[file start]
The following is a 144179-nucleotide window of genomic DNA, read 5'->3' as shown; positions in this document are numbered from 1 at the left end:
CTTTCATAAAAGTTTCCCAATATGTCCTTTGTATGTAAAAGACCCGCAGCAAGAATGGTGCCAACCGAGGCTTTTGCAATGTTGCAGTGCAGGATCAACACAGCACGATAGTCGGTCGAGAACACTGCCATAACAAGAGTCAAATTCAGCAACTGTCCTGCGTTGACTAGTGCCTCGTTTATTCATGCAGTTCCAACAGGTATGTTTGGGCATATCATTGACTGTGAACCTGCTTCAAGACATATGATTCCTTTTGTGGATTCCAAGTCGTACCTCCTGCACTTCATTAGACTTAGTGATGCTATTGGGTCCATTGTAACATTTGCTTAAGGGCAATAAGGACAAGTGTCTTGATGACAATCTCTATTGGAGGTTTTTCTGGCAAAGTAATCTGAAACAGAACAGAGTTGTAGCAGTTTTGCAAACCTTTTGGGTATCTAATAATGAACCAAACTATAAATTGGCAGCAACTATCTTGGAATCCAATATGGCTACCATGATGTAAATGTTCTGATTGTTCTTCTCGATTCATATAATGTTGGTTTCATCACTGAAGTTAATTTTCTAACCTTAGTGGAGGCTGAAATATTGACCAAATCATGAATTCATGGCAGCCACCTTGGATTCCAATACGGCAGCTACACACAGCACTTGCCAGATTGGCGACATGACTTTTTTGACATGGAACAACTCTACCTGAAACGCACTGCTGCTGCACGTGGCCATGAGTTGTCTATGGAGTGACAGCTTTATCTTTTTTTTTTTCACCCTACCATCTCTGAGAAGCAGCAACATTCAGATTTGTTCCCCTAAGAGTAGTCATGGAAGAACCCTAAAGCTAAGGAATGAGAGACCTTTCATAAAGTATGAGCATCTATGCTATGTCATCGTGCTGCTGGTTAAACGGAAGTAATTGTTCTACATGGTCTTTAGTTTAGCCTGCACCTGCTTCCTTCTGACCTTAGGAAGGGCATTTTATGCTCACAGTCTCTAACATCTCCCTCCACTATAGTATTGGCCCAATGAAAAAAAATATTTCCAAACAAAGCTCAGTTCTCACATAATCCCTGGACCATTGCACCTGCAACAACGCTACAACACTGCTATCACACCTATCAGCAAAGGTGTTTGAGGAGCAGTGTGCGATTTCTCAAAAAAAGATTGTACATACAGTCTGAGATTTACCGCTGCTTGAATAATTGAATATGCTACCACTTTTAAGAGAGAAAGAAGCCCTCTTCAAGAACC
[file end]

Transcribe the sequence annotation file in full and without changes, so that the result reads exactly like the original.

The following is a 144179-nucleotide window of genomic DNA, read 5'->3' as shown; positions in this document are numbered from 1 at the left end:
CTTTCATAAAAGTTTCCCAATATGTCCTTTGTATGTAAAAGACCCGCAGCAAGAATGGTGCCAACCGAGGCTTTTGCAATGTTGCAGTGCAGGATCAACACAGCACGATAGTCGGTCGAGAACACTGCCATAACAAGAGTCAAATTCAGCAACTGTCCTGCGTTGACTAGTGCCTCGTTTATTCATGCAGTTCCAACAGGTATGTTTGGGCATATCATTGACTGTGAACCTGCTTCAAGACATATGATTCCTTTTGTGGATTCCAAGTCGTACCTCCTGCACTTCATTAGACTTAGTGATGCTATTGGGTCCATTGTAACATTTGCTTAAGGGCAATAAGGACAAGTGTCTTGATGACAATCTCTATTGGAGGTTTTTCTGGCAAAGTAATCTGAAACAGAACAGAGTTGTAGCAGTTTTGCAAACCTTTTGGGTATCTAATAATGAACCAAACTATAAATTGGCAGCAACTATCTTGGAATCCAATATGGCTACCATGATGTAAATGTTCTGATTGTTCTTCTCGATTCATATAATGTTGGTTTCATCACTGAAGTTAATTTTCTAACCTTAGTGGAGGCTGAAATATTGACCAAATCATGAATTCATGGCAGCCACCTTGGATTCCAATACGGCAGCTACACACAGCACTTGCCAGATTGGCGACATGACTTTTTTGACATGGAACAACTCTACCTGAAACGCACTGCTGCTGCACGTGGCCATGAGTTGTCTATGGAGTGACAGCTTTATCTTTTTTTTTTTCACCCTACCATCTCTGAGAAGCAGCAACATTCAGATTTGTTCCCCTAAGAGTAGTCATGGAAGAACCCTAAAGCTAAGGAATGAGAGACCTTTCATAAAGTATGAGCATCTATGCTATGTCATCGTGCTGCTGGTTAAACGGAAGTAATTGTTCTACATGGTCTTTAGTTTAGCCTGCACCTGCTTCCTTCTGACCTTAGGAAGGGCATTTTATGCTCACAGTCTCTAACATCTCCCTCCACTATAGTATTGGCCCAATGAAAAAAAATATTTCCAAACAAAGCTCAGTTCTCACATAATCCCTGGACCATTGCACCTGCAACAACGCTACAACACTGCTATCACACCTATCAGCAAAGGTGTTTGAGGAGCAGTGTGCGATTTCTCAAAAAAAGATTGTACATACAGTCTGAGATTTACCGCTGCTTGAATAATTGAATATGCTACCACTTTTAAGAGAGAAAGAAGCCCTCTTCAAGAACC